Fuel For Monarchs

When I first moved here over a decade ago, there was a patch of swamp milkweed growing wild along the driveway, at the edge of the creek. As a park was developed upstream, plans included shifting the flow of the creek and since then this patch has died out. Fortunately, I still have fourleaf milkweed growing wild in my woods, though this flowered in spring.

To augment my milkweeds, I grew an assortment from seed in 2017, and this year they were better than ever. All week one of my common milkweeds has been attracting an assortment of pollinators. Although I haven’t seen any monarchs on it yet, they are visitors to my garden, and I hope as the plants spread to offer more of an attraction for them. My swamp milkweed is seen here with a bee visitor looking as if it is pleased with the dining experience.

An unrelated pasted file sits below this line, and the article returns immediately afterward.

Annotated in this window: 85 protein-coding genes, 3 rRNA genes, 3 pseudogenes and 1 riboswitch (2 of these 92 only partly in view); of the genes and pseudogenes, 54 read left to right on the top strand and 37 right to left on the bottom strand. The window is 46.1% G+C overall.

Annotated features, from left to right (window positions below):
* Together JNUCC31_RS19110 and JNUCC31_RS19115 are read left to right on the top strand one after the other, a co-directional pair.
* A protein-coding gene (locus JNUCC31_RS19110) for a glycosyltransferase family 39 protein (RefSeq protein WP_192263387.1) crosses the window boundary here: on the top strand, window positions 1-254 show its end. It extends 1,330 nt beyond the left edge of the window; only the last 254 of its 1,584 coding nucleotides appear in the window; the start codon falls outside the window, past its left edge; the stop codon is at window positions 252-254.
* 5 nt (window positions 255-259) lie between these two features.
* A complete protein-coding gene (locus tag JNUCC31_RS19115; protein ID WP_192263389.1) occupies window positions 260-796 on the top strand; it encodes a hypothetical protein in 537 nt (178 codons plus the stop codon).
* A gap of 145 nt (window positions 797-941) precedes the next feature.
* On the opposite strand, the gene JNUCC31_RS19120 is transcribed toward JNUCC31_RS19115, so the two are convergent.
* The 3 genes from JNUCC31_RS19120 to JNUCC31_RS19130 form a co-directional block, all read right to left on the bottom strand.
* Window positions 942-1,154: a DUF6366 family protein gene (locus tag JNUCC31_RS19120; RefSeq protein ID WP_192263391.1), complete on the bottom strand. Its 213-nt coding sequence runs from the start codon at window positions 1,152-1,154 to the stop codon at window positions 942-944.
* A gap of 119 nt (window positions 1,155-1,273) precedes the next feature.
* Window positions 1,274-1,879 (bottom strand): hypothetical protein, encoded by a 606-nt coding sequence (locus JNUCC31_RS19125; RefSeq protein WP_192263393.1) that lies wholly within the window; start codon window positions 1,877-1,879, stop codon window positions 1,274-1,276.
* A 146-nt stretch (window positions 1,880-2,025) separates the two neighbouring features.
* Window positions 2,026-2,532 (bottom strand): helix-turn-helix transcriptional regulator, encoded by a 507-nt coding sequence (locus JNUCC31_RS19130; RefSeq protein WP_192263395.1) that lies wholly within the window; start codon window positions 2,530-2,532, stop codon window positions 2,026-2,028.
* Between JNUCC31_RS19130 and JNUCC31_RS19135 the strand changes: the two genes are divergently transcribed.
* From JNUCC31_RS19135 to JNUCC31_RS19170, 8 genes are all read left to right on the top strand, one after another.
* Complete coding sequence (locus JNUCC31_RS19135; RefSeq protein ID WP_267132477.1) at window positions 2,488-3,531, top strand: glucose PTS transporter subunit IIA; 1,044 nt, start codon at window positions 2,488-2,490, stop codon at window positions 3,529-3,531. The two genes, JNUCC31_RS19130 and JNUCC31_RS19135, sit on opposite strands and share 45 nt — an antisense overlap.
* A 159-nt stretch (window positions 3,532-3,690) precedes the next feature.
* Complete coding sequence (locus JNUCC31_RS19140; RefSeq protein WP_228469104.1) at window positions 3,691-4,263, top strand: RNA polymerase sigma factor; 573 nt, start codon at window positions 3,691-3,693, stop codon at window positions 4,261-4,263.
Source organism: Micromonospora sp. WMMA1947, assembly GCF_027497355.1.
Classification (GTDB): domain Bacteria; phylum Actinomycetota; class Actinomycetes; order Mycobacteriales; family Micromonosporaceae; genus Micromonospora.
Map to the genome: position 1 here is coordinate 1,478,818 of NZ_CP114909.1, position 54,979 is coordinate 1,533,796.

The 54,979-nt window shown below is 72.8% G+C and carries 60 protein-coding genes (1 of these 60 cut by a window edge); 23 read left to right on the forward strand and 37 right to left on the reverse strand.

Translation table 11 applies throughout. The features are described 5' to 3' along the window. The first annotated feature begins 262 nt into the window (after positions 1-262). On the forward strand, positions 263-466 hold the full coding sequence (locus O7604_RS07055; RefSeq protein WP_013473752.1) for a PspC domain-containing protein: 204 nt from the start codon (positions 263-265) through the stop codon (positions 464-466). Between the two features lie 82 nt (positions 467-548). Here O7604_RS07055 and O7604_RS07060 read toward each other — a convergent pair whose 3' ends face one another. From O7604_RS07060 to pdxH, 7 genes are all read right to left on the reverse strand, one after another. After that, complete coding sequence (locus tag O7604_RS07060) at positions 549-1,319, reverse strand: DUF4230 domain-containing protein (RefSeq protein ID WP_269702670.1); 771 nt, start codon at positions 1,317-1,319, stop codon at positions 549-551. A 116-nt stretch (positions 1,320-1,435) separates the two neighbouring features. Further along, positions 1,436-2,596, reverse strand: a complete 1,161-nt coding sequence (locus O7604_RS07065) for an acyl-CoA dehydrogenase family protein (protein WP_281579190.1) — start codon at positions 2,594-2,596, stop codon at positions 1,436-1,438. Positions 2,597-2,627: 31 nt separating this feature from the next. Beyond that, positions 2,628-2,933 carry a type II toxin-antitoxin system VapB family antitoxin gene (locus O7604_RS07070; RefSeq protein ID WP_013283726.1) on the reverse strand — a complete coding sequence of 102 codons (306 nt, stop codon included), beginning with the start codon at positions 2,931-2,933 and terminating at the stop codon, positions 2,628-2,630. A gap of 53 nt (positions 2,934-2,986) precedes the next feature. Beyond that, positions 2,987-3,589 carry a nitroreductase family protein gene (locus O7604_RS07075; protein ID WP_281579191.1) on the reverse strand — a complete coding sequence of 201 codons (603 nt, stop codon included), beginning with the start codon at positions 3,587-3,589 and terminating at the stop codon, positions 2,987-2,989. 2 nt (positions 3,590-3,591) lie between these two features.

As my milkweed reach their annual peak, the timing is appropriate since just this week the monarch butterfly was declared endangered. A couple years ago I was fortunate to have the opportunity of visiting monarchs in Mexico where they winter after migrating south. It was an amazing spectacle, seeing literally thousands lift up in a bright orange cloud as they were warmed by the morning sun. I am doing my part to ensure they can continue to make their fantastic journey for many years to come.